While we walked much of Old San Juan, there is still plenty we missed. On our list for next time: the National Gallery, La Fortaleza (the city’s first fortification and governor’s residence), Casa Blanca (constructed as a residence for Ponce de León, although he never lived there), Inglesia de San José (currently being renovated), the Museum of the Americas (which has a good collection of santos), and the botanical garden.
Most visitors to San Juan stay in Condado or Isla Verde, where large developments line the beaches. However, these are not within a reasonable walking distance of Old San Juan.
We wanted to be in the heart of the old city so we could easily explore on foot. That’s a challenge: Despite the fact that the cruise ship terminal is in Old San Juan, hotel options are rather limited. That led us to book a basic apartment through Airbnb. There are also few boutique hotels in Old San Juan (including the lovely Hotel La Terraza, which also owns the Airbnb unit we rented), but they tend to be more expensive and fill quickly.
There are fewer restaurants in Old San Juan than I anticipated, and many are located nearer the cruise port. Fortunately, we found El Jibarito our first night in the city. That guaranteed we could get a great dinner even if we felt too lazy to go very far from our apartment!
- El Jibarito is a local family favorite that serves delicious traditional Puerto Rican food. It was conveniently located just down the street from our Airbnb, making it easy to return to. (Because the menu changes each day, you can pretend you are at a different restaurant each day.)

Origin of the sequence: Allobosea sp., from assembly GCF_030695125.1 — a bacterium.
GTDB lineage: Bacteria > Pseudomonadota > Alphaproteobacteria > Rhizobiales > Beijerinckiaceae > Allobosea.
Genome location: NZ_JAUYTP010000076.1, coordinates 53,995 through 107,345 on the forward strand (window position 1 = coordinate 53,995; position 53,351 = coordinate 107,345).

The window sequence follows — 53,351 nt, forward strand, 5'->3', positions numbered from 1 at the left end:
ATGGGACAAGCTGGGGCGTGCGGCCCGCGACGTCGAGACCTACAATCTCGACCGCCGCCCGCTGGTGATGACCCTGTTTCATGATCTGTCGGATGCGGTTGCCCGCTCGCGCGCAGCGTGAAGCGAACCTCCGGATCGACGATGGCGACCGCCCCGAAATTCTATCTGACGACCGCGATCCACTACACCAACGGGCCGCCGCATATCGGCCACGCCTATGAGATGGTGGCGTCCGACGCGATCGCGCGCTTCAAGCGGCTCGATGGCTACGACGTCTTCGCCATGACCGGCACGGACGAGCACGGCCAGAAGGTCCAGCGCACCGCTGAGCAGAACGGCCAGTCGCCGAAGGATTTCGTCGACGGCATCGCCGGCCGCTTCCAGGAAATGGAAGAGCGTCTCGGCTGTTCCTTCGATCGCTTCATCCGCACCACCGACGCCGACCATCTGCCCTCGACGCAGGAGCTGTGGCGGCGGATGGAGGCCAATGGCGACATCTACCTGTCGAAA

- Triana Tapas and Flamenco was absolutely empty when we came in for an early dinner on a weekday, but the Valencia-style paella was lovely. This is the one restaurant we visited that was fairly close to the cruise terminal and it did feel more like a tourist restaurant. However, our meal was excellent and it appears the restaurant is packed on weekends when they have a flamenco show.
- Hotel La Terraza serves breakfast and lunch on their rooftop patio. We ate breakfast there and found the food to be pretty average. However, the view over the neighborhood makes up for the food. This would be an awesome place for drinks at the end of the day, but the rooftop bar never seemed to be open at night while we were there. It’s worth checking though. (If you stay at the hotel or one of their Airbnb units, you may decide to spend the whole day relaxing here, as the view from the plunge pool is amazing.)
A car is an expensive nuisance in Old San Juan, where the streets are narrow and parking is extraordinarily expensive where it exists at all. The whole area is walkable and, when you get tired of walking, you may be able to catch the free public trolley. The trolleys run on a regular route and schedule throughout the day, but when multiple cruise ships are in port there simply isn’t enough room on the trolley for everyone who wants to use it.
Days 4-6: Northern Puerto Rico
After what seemed like too little time in San Juan, we picked up a rental car and headed west on the first leg of our Puerto Rico road trip. We (mostly) followed the main highway until we got to Barceloneta. At that point we cut over to the coast on a (gorgeous) little road that took us along the shore until we reached Arecibo.
- North coast beaches